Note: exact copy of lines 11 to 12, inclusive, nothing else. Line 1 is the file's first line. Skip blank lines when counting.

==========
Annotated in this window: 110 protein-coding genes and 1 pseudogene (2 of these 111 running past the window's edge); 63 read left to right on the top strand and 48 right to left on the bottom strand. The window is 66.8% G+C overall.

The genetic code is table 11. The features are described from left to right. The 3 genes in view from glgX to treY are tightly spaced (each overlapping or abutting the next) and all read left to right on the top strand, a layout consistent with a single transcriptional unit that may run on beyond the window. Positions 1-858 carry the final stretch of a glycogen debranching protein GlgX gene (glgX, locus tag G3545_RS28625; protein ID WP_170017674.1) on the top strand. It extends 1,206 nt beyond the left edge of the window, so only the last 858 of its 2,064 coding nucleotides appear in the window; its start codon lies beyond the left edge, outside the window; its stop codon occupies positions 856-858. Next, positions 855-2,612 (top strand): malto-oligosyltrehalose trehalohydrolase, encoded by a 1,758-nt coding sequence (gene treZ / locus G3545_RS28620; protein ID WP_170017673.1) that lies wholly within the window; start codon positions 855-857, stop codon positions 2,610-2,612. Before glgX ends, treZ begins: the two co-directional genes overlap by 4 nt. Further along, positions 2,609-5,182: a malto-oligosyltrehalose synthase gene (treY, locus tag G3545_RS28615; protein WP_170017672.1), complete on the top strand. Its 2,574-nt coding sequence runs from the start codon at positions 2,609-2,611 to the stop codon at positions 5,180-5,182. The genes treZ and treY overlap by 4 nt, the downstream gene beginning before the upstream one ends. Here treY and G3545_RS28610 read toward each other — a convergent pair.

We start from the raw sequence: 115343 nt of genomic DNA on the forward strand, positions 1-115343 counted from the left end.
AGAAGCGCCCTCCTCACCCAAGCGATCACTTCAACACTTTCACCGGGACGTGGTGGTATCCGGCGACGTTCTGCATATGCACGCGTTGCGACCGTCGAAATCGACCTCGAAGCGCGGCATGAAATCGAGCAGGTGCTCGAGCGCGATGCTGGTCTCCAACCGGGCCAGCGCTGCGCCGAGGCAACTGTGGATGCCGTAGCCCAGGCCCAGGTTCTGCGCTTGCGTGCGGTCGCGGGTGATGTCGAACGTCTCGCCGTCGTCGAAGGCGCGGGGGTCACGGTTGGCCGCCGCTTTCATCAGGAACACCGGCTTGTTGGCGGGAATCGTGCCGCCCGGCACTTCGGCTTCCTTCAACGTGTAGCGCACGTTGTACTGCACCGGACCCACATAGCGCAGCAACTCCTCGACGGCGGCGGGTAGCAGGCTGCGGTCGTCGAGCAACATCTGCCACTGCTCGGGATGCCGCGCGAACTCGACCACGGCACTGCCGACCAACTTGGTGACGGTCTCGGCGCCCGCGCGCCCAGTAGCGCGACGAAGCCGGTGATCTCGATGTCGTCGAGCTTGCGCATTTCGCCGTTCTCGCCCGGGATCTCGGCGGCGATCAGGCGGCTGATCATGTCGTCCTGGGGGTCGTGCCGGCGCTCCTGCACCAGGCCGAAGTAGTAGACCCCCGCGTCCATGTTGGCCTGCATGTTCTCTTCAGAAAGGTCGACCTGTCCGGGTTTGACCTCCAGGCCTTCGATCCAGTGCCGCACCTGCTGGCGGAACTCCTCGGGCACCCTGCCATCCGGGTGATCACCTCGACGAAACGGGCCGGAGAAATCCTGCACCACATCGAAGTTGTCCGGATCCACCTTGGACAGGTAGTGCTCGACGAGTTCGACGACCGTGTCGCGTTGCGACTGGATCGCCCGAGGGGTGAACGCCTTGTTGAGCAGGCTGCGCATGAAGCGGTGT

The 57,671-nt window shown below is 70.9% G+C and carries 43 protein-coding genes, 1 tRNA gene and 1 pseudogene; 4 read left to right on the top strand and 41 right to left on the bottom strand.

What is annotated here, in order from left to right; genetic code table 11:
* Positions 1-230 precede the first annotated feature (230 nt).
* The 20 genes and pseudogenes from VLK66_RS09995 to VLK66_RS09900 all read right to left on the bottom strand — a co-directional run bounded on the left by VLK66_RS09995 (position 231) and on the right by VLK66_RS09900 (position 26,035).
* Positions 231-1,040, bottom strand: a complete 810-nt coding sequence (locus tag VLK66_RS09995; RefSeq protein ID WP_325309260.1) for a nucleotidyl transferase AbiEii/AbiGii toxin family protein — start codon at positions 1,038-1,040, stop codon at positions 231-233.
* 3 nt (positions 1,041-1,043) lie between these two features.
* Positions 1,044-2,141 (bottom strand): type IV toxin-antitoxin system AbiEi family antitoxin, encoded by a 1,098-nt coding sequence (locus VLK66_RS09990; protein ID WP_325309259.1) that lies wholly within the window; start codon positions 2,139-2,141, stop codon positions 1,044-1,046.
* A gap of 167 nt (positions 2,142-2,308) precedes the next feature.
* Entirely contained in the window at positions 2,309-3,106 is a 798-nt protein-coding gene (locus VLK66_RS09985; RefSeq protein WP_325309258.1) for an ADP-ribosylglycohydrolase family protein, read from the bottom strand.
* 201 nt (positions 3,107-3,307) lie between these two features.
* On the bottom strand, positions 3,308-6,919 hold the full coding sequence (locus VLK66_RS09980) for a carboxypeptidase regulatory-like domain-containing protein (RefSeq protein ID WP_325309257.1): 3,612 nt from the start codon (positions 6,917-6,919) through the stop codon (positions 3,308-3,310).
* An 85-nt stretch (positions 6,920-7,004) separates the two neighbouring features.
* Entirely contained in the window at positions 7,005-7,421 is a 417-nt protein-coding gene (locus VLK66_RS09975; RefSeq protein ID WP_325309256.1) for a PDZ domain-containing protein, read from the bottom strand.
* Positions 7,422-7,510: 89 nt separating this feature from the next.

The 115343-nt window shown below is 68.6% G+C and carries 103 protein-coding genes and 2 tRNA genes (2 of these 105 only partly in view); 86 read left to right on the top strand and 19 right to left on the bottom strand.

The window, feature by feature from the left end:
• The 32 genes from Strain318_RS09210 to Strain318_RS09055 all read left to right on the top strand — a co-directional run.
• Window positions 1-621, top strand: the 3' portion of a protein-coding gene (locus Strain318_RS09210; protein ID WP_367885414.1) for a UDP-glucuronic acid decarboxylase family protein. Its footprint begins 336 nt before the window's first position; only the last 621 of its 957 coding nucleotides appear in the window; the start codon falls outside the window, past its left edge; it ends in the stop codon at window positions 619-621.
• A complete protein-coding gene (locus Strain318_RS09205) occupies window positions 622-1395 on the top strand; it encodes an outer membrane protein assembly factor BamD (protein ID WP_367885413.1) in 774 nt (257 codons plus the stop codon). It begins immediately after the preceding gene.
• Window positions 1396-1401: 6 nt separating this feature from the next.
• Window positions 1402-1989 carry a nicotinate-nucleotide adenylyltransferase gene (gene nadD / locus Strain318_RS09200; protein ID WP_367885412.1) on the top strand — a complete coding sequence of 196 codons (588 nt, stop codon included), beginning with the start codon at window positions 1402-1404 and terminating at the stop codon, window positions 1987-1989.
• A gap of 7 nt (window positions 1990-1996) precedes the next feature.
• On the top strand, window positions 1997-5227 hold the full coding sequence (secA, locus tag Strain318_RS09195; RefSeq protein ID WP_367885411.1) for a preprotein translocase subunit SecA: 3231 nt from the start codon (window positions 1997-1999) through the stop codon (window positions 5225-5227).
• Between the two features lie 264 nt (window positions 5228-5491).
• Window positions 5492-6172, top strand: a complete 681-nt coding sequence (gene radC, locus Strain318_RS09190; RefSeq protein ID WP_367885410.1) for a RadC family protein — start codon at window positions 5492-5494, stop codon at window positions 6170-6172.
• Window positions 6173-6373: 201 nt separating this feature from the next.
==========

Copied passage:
* Positions 1,044-2,141 (bottom strand): type IV toxin-antitoxin system AbiEi family antitoxin, encoded by a 1,098-nt coding sequence (locus VLK66_RS09990; protein ID WP_325309259.1) that lies wholly within the window; start codon positions 2,139-2,141, stop codon positions 1,044-1,046.
* A gap of 167 nt (positions 2,142-2,308) precedes the next feature.